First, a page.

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Family Forward Surrogacy believes that finding the right match between Intended Parents and Gestational Surrogates is of the utmost importance. In order to create an excellent match we get to know each of our Intended Parents and Gestational Surrogates personally. This way, we can understand each party’s preferences and ensure the right fit.
Initial Meeting: First, we meet with the Intended Parents and ask them detailed questions regarding the qualities they would like in a Gestational Surrogate (GS): marital status, geographical area, educational level, etc. We have a number of Gestational Surrogates who are already working with FFS and may be a good fit right away. Or, if the IP(’s) prefer, FFS will conduct a custom search for a Gestational Surrogate specifically for them. Most of our Intended Parents use their IVF clinic or an egg donation agency to procure donor eggs, but if a custom egg donor search is desired, we will work with IP(’s) to determine the characteristics they are seeking in an Egg Donor (candidates with a specific educational background, religion, ancestry, physical characteristics, if they would like to meet her in person or have her remain anonymous, etc.), and we will perform that custom search as well.
Engagement Contract: If the Intended Parents select FFS to help them build their family through surrogacy, we will draft an engagement contract describing in detail the specific services we will provide, the financial terms involved, and the specific expectations and responsibilities of FFS and of the IP(’s).
Gestational Surrogate Search: Once the engagement contract is signed, FFS will provide the Intended Parents with profiles of GS’s we are already working with, or we will begin a custom search for a Gestational Surrogate who meets the Intended Parents’ preferences. For a custom search, FFS will place ads on the IP(’s) behalf on surrogacy websites, in local newspapers that surrogates are likely to read, and on social networking sites.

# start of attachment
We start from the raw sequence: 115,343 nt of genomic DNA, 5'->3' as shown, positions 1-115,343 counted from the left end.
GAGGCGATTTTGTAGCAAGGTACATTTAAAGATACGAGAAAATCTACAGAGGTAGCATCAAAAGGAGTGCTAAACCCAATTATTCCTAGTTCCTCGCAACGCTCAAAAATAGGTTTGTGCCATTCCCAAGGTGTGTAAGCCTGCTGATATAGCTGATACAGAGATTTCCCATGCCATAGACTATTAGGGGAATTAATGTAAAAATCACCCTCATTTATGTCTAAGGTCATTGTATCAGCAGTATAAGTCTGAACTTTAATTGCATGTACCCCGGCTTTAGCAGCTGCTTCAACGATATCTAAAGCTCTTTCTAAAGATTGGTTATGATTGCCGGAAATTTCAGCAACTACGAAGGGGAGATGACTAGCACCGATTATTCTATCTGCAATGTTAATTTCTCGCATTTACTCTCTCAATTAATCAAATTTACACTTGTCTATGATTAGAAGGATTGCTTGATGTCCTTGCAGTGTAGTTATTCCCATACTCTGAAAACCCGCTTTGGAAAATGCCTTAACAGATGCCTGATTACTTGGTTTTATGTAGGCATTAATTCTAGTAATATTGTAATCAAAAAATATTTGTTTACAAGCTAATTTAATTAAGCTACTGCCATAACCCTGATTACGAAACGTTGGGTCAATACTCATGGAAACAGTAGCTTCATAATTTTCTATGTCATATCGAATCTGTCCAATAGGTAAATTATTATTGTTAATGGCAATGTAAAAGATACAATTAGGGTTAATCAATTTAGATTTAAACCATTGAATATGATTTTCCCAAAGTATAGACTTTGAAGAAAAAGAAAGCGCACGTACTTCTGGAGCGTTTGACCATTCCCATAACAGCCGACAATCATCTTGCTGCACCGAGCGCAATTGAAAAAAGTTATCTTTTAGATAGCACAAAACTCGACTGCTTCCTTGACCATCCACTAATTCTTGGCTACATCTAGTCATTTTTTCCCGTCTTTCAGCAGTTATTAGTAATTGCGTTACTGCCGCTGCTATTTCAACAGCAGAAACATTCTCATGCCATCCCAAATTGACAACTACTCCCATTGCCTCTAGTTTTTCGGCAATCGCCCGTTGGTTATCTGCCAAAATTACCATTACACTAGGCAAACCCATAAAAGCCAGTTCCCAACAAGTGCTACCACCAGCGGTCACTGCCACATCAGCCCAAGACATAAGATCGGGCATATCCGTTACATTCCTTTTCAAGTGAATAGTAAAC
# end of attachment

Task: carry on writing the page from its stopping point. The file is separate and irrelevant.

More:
GS Screening: FFS Gestational Surrogates must pass a multi-step screening process. First, FFS pre-screens GS’s for lifestyle and medical prerequisites via our website application. Then we conduct an interview. Next, we conduct a comprehensive background check of the GS (and her partner, if applicable – the GS Family). This check includes FBI, Child Protective Services, and state police record checks for any state in which the GS Family has lived in the last five years. If surrogates meet all pre-screening criteria, FFS will send a licensed clinical social worker (LCSW-C) to perform a home study (similar to an adoption home study) of the surrogate and any other adults living in her household. A written report on the home study will be provided to the IP(’s).
Matching: If the surrogate “passes” the home study, and both FFS and the IP(’s) believe that she would be a good Gestational Surrogate, then FFS will arrange an in-person meeting (dependent upon the geographic location of the GS) or a phone or Skype call between the surrogate and the IP(’s). If both parties believe that they will be a good fit, then the match is made, with the understanding that further medical and psychological screenings are positive.
Gestational Support Services: FFS provides its Gestational Surrogates with a dedicated case manager, herself a former GS, to act as their advocate. We find that having this additional support for the gestational surrogate keeps the lines of communication open, and helps to address any issues before they become problems. FFS will accompany the gestational surrogate to her first appointment at the IVF clinic and to the Embryo Transfer. FFS will also act as a liaison between the IVF clinic, the Gestational Surrogate and the Intended Parents. The case manager will be available to the GS or the Intended Parents throughout the pregnancy and for up to a month after birth.